This may be the first story *ever* that I failed to finish because I just got bored with it. I think the problem is lack of humor. I am not particularly known as a writer of comedy, but most of my stories of any length have a good supply of banter, if only because I am compelled to write about world-historical pains in the ass like Ethan and Lex. Bobby and Marie are a nice young couple, but cynical wits...not so much. So the tone is not varied as one could wish for. Hence, a certain degree of tedium.

Posted by Sarah T. at 07:05 AM | Comments (1)

August 06, 2003

Fan-fiction is (generally speaking) art, and one of the signs of an art that still lives is a vigorous critical debate. Thinking anything less patronizes us. Should an adult be unable either to cope with criticism or to develop avoidance strategies (it's perfectly respectable to keep away from criticism if you know it won't be helpful to you as a writer!), then that person is not (yet) suited to showing her work in public. That's not the end of the world. (You don't have to be a writer to be a full contributor in fandom, and you don't have to publish your work to be a writer. We aren't all impoverished beyond compensation if someone chooses not to write, or to circulate her work privately!) That's the price of being able to have an adult discourse about our art.

Of course, you could say: we *don't* have an adult discourse about our art. We have a public milkbath, while isolated groups debate critical matters privately, where access is limited based on who knows whom, outsiders can't bring in fresh perspectives, the same matters are hashed out in different corners simultaneously rather wastefully, and creators can't learn from (through either accepting *or rejecting*) various critical judgments. And, I'd add, where *critics* can't learn from each other--little wonder there's so little useful criticism out there when the chief model of negative critique is the badfic site, which certainly can be amusing but doesn't offer much in the way of modelling how to separate personal reactions from aesthetic judgment, avoid the ad hominem, or work out broader consistent principles of criticism.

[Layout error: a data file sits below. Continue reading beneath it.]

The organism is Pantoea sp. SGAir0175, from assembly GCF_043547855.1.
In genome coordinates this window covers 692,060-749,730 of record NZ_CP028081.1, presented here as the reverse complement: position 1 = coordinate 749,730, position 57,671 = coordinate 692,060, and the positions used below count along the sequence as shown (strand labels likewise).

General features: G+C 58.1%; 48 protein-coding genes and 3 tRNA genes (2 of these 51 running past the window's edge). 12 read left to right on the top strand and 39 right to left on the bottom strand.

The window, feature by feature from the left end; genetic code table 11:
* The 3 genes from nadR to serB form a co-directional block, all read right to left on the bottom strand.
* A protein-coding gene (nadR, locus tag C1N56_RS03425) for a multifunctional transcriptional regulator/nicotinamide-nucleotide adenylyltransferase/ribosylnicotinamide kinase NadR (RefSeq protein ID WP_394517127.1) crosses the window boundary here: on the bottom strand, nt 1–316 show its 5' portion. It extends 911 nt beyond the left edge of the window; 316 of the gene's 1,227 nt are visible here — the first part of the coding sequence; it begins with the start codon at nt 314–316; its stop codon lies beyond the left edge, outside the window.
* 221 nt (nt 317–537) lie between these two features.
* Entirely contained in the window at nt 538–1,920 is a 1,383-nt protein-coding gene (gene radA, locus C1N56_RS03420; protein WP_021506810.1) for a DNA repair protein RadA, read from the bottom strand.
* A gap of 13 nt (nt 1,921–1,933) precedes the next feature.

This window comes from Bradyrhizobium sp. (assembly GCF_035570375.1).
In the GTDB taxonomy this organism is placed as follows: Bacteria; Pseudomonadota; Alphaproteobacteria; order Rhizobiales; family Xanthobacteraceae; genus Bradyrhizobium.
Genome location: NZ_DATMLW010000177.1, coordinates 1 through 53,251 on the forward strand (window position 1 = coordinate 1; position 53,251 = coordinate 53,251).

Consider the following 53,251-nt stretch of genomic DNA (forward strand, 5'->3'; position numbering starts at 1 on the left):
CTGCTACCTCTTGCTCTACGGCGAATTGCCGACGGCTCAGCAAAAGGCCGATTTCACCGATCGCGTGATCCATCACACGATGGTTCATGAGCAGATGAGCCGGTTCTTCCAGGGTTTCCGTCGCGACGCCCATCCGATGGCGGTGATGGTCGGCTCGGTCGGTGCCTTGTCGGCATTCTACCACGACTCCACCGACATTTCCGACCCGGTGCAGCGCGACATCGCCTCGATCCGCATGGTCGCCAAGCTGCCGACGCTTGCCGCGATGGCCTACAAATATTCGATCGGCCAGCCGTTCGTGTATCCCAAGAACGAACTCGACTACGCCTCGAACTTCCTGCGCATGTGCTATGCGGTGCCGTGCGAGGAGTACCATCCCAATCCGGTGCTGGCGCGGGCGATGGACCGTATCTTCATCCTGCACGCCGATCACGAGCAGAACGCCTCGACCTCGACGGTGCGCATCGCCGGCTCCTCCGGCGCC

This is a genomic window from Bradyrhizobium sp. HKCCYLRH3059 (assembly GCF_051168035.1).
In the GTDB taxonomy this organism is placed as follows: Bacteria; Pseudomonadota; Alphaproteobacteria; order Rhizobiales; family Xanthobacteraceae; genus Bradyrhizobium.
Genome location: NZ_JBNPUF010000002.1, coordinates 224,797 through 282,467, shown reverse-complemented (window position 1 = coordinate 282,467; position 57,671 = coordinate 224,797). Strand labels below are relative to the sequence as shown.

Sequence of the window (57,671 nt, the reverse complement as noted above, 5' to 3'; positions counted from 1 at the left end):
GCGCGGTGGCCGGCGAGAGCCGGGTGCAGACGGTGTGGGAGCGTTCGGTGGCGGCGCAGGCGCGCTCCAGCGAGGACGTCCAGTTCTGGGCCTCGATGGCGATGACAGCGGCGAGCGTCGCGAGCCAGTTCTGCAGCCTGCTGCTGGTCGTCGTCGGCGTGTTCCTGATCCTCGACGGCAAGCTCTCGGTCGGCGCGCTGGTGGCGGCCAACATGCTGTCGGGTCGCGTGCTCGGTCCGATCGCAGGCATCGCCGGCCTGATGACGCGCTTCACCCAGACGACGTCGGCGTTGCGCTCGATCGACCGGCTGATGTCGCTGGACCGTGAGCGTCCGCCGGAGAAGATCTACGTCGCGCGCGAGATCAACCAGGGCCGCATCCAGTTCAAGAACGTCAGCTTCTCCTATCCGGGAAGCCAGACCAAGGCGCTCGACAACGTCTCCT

That would be a good point, but I don't think the solution is more milk in the bath. Maybe there is something of a disparity of expectations...but there'd be less of one if we actually faced the sometimes unpleasant consequences of taking ourselves seriously as writers. And if you *don't* take yourself seriously as a writer, why the hell do you care what some constipated jealous bastard on the Internet says about your work?

Posted by Sarah T. at 05:26 PM | Comments (0)

August 05, 2003

P.S. Having just completed my eighth or ninth reread of Portrait of a Lady, now totally believe that Buffy Summers is Isabel Archer's spiritual descendant, even if they'd be very unlikely to get along.

Posted by Sarah T. at 06:09 PM | Comments (0)

Sometimes, I miss the Buffyverse a great deal. Especially as a writer. That show was a fanfic writer's dream for its breadth and depth and possibility. SV's reality often seems paper-thin by comparison.

Posted by Sarah T. at 05:56 PM | Comments (0)

Some interesting responses to Destina's post on dealing with criticism, but something also seems to be getting missed...

It's okay to have most of the reactions she described unfavorably. You just need to have them privately and then get the hell over them. Seriously. Anyone who tells you criticism of their stories doesn't bother them is either lying or heavily medicated. God knows my own initial reaction to a mere less-than-positive beta is a nice fit of unmitigated sulking and private caressing of my maligned and horribly misunderstood genius. But then, you know, one moves on.

Posted by Sarah T. at 03:04 AM | Comments (7)